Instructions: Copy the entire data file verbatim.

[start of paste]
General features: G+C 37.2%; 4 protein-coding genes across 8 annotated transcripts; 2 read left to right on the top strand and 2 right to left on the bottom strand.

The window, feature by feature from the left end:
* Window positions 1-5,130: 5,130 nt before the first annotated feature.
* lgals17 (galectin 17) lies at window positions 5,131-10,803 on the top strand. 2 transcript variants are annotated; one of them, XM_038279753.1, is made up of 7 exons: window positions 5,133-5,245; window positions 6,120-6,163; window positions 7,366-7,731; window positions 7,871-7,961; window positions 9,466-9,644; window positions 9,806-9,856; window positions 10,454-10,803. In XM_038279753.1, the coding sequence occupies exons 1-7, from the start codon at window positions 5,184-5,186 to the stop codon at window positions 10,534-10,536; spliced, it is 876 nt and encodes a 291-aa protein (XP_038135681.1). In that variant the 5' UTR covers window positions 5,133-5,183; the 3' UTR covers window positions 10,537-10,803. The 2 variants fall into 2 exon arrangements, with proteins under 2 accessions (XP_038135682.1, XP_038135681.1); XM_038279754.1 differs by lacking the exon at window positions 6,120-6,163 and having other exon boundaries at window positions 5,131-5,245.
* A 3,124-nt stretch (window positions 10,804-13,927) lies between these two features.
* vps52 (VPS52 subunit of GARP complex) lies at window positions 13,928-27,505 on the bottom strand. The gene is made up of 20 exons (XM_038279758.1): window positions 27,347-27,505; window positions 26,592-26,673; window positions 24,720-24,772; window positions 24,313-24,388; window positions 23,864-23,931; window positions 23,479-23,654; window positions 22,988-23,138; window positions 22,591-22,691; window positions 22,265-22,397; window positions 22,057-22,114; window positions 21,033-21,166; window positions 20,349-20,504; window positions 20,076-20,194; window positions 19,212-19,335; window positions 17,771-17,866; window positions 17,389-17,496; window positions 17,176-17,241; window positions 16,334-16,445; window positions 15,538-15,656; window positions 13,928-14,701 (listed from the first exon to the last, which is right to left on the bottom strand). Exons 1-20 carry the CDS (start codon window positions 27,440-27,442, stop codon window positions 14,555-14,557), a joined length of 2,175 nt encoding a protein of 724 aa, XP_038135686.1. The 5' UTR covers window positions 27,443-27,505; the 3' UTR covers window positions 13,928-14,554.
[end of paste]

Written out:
General features: G+C 37.2%; 4 protein-coding genes across 8 annotated transcripts; 2 read left to right on the top strand and 2 right to left on the bottom strand.

The window, feature by feature from the left end:
* Window positions 1-5,130: 5,130 nt before the first annotated feature.
* lgals17 (galectin 17) lies at window positions 5,131-10,803 on the top strand. 2 transcript variants are annotated; one of them, XM_038279753.1, is made up of 7 exons: window positions 5,133-5,245; window positions 6,120-6,163; window positions 7,366-7,731; window positions 7,871-7,961; window positions 9,466-9,644; window positions 9,806-9,856; window positions 10,454-10,803. In XM_038279753.1, the coding sequence occupies exons 1-7, from the start codon at window positions 5,184-5,186 to the stop codon at window positions 10,534-10,536; spliced, it is 876 nt and encodes a 291-aa protein (XP_038135681.1). In that variant the 5' UTR covers window positions 5,133-5,183; the 3' UTR covers window positions 10,537-10,803. The 2 variants fall into 2 exon arrangements, with proteins under 2 accessions (XP_038135682.1, XP_038135681.1); XM_038279754.1 differs by lacking the exon at window positions 6,120-6,163 and having other exon boundaries at window positions 5,131-5,245.
* A 3,124-nt stretch (window positions 10,804-13,927) lies between these two features.
* vps52 (VPS52 subunit of GARP complex) lies at window positions 13,928-27,505 on the bottom strand. The gene is made up of 20 exons (XM_038279758.1): window positions 27,347-27,505; window positions 26,592-26,673; window positions 24,720-24,772; window positions 24,313-24,388; window positions 23,864-23,931; window positions 23,479-23,654; window positions 22,988-23,138; window positions 22,591-22,691; window positions 22,265-22,397; window positions 22,057-22,114; window positions 21,033-21,166; window positions 20,349-20,504; window positions 20,076-20,194; window positions 19,212-19,335; window positions 17,771-17,866; window positions 17,389-17,496; window positions 17,176-17,241; window positions 16,334-16,445; window positions 15,538-15,656; window positions 13,928-14,701 (listed from the first exon to the last, which is right to left on the bottom strand). Exons 1-20 carry the CDS (start codon window positions 27,440-27,442, stop codon window positions 14,555-14,557), a joined length of 2,175 nt encoding a protein of 724 aa, XP_038135686.1. The 5' UTR covers window positions 27,443-27,505; the 3' UTR covers window positions 13,928-14,554.